Self-myofascial for Hips and Glutes at Nick Tuminello’s Training Facility

Wrap Up

Ok, let’s reiterate a few strong points that’ll get you shopping in the big and tall department in no time!

  • Change your programming modalities frequently; however, when following a program, be consistent!
  • Focus on speed and power during every rep of every set!
  • Don’t write your own programs.  Find someone who knows what they’re doing when it comes to programming and listen to them.
  • Don’t beat the crap out of yourself every single day.  Too much stimulation is just as bad as too little.
  • Don’t ever walk into a gym for bicep day.  Please, just don’t be that guy.  Be the guy who bends bars during deadlifts and hogs the squat rack with front squats and rack pulls.
  • Eat like the biggest animals in the world, not like the smallest.
  • Be smart about your supplements.  Buy what you know works, and spend the rest of your money on good food!
  • Sleep and grow.
  • Give your muscles a little ghetto spa treatment.  Foam roll and stretch.  It’ll be the best thing you’ll ever do. 

Now go, do yourself a favor….lift something heavy!

A Little Somethin’ for Reading the Whole Thing…

I’ve provided three different hypertrophy routines for you to give a go - a three, four and five day split!

Full Body 3-Day Split

Note: Day 1, 2, and 3 are separated by one off day while Day 3 and 1 are separated by two off days. 

Day 1

Begin with a proper 20 min warmup including dynamic mobility and foam rolling – full body

Movement Set/Rep Recovery Load % 1RM
1. * Box Squat  6 x 4/2 x 8 120 sec 80-85/70
2. Floor Press 8 x 3 90 sec 85
3. Chest Supported Row 6 x 6 60 sec 75-80
4. Push Press 5 x 8 90 sec 70-75
5. Weighted Chin 3 x 8 45 sec 70-75
6a. ** FB Neutral DUmbell Press 3 x 10 30 sec 70
6b. ** Bent-over Lateral Raises 3 x 8 30 sec 70-75

* Perform 6 sets of 4 reps at 80% of your 1RM, then lighten the load to 70% of your 1RM and perform 2 sets of 8 reps.

** Perform set (a), rest 30 seconds, perform set (b), rest 30 seconds and repeat.

Day 2

Proper 20 min warmup minutes including dynamic mobility and foam rolling – full body

Movement Set/Rep Recovery Load % 1RM
1. Walking Barbell Lunges 5 x 20 (10/side) 120 sec 70
2. Incline Dumbell Press 6 x 8 90 sec 75
3. Neutral Grip Pulldown 8 x 4 90 sec 80
4. DB Lateral Raise Cheaters 5 x 8 60 sec 70-75
5. Single Arm DB Row 3 x 8 45 sec 70-75
6a. Weighted ½ Dips 5 x 4 60 sec 80
6b. Barbell Curls 5 x 4 60 sec 80

Day 3

Proper 20 min warmup including dynamic mobility and foam rolling – full body

Movement Set/Rep Recovery Load % 1RM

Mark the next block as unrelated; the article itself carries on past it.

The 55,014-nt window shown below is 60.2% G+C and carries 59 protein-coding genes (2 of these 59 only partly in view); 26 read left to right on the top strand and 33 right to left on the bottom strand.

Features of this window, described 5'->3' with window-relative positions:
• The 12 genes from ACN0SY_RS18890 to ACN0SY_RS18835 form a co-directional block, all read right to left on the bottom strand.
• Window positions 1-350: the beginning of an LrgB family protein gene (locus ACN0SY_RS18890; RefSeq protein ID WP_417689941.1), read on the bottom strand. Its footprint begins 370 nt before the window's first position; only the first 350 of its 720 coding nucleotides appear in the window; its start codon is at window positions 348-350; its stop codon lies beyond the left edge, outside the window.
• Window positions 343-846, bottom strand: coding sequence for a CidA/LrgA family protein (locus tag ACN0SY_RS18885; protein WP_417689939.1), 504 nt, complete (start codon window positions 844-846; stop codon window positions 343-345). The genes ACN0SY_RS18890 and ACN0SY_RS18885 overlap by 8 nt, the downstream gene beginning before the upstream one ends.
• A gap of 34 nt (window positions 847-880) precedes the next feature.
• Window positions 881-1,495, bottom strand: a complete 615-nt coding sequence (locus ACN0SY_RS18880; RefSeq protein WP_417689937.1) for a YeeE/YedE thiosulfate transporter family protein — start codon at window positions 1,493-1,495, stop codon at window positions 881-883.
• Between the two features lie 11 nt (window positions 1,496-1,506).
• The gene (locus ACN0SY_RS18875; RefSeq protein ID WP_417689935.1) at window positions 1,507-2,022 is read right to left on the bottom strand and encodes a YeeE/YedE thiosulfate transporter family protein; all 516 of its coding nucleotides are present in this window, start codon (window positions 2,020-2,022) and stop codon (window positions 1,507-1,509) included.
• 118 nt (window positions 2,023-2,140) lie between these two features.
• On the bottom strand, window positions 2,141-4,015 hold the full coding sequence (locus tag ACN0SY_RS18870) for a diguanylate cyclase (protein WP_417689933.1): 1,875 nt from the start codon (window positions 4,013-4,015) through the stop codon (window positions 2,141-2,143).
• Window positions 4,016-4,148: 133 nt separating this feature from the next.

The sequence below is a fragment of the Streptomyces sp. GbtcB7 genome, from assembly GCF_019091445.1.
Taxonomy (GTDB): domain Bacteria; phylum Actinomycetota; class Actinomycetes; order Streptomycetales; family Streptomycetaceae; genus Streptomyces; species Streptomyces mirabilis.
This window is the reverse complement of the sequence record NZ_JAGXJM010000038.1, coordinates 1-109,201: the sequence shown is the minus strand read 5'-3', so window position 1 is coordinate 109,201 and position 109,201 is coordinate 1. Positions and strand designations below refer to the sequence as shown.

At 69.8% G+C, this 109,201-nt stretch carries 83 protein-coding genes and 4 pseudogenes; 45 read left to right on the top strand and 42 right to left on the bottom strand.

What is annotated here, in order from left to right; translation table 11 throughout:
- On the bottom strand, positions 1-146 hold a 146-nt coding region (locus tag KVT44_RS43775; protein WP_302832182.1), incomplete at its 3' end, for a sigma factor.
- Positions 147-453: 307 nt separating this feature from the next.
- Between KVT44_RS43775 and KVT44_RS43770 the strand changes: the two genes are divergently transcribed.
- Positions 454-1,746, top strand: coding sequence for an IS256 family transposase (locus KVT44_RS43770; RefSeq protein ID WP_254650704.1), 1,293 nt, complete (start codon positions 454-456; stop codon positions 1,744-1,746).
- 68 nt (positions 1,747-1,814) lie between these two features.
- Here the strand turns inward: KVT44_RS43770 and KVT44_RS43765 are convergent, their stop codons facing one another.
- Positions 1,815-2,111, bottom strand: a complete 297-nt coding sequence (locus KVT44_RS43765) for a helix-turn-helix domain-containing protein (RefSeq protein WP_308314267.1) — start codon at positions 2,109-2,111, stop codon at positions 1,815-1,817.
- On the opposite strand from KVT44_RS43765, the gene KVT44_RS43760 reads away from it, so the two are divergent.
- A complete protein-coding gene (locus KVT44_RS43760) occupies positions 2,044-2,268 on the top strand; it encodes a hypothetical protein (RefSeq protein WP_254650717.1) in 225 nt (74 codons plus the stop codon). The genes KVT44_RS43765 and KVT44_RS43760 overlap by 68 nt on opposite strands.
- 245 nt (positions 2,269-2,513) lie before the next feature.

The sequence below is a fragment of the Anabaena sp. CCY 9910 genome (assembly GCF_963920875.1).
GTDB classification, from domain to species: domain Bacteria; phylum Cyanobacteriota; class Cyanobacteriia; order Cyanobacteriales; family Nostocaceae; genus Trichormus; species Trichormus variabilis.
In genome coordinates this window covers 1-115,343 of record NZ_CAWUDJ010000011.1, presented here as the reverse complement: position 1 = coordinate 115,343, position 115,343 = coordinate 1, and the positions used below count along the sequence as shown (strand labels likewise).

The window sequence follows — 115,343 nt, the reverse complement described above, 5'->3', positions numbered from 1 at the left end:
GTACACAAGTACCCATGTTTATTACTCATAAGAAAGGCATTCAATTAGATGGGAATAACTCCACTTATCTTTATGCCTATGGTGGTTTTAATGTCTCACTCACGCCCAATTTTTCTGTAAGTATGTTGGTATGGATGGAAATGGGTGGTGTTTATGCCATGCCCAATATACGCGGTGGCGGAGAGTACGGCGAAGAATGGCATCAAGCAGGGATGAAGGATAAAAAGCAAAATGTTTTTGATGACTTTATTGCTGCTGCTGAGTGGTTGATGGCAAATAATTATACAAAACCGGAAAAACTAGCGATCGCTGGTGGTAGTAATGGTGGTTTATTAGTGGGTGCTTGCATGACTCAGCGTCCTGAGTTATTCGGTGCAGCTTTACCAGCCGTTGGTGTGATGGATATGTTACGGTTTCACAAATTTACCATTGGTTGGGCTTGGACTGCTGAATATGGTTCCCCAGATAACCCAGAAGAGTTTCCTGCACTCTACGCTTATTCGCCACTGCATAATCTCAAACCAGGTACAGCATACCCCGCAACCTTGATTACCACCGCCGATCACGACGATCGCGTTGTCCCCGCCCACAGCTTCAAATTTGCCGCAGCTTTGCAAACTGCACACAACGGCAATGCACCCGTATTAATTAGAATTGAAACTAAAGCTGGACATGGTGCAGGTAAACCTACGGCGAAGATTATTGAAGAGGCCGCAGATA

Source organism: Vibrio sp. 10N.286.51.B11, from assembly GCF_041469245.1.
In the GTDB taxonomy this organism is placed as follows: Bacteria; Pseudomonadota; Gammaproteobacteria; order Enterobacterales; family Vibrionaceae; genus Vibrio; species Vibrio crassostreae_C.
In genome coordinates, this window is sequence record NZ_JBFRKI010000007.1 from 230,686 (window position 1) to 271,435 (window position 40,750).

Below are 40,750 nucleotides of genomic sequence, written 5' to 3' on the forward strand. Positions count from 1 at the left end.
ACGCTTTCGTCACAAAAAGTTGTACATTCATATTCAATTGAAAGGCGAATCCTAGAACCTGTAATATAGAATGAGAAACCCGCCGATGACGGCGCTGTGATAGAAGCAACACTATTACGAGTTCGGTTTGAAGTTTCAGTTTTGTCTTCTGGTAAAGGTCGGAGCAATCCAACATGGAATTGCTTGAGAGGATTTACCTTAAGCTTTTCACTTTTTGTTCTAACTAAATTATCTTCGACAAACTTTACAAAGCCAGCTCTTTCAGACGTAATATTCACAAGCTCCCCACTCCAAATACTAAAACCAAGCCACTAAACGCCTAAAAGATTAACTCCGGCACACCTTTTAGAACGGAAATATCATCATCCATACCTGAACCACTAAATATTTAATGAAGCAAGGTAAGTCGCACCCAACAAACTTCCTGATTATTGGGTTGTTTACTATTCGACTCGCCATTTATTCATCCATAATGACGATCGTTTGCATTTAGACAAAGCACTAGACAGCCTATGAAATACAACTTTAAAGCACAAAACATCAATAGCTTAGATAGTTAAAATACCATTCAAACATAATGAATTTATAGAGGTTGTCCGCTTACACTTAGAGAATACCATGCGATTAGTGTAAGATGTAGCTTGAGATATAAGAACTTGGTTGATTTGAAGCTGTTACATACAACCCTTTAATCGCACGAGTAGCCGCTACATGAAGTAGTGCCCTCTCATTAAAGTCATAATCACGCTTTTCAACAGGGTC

1. Sumo Deadlift 5 x 6 120 sec 80
2. Bench Press 6 x 4 90 sec 80-85
3. *Pullup 6 x 4 90 sec 80-85
4. Upright Row 5 x 8 60 sec 70-75
5. Incline Neutral DB Press 3 x 8 45 sec 70-75
6a. Leg Extension 3 x 10 30 sec 70
6b. Single Leg Barbell RDL 3 x 8 30 sec 70-75

* Add weight to your pullup if necessary, and if body weight pullups are still too difficult, move to prone wide grip pull downs.

Upper/Lower 4 Day Split

Day 1 Lower Body

Proper 20 min warmup including dynamic mobility and foam rolling – Lower body and back

Movement Set/Rep Recovery Load % 1RM
1. Broad Jump 4 x 4 90 sec Body Weight
2. Sumo Deadlift 5 x 6 120 sec 80
3. *BB Bulgarian Split Squat 4 x 8 60 sec 70
4. Romanian DeadLift 3 x 8 60 sec 70-75
5. Hack Squat (Full ROM) 3 x 15 60 sec 60-65
6a. Weighted Jump rope 4 x 45 sec 45 sec Body Weight + 15-20lbs
6b.  Seated Calf Raise 4 x 10 45 sec 70

* This works best when utilizing a barbell and elevating the forward foot 3-4 inches.

Day 2 Upper Body

Proper 20 min warmup including dynamic mobility and foam rolling – Upper body and hips

Movement Set/Rep Recovery Load % 1RM
1. Incline BB Press 5 x 6 90 sec 80
2. Neutral Grip Pulldown or Pullup 4 x 6 60 sec 80
3. FB Neutral DB Press 4 x 8 60 sec 70-75
4. Bent-Over Lateral Raise 4 x 8 60 sec 70-75
5. Barbell Push Press 4 x 8 60 sec 70-75
6. EZ Bar Curls 4 x 6 45 sec 70
7. *Single Arm Preacher 2 x 25 60 sec 40-50
8. Russian BB Twist 3 x 16 (8 each side) 60 sec 70

* Only perform this movement if using a Hammer Strength type machine, selectorized machine, or a cable attachment.  If you only have dumbbells and barbells available, move to a standing single arm supinated dumbbell curl, possibly adding a forward lean.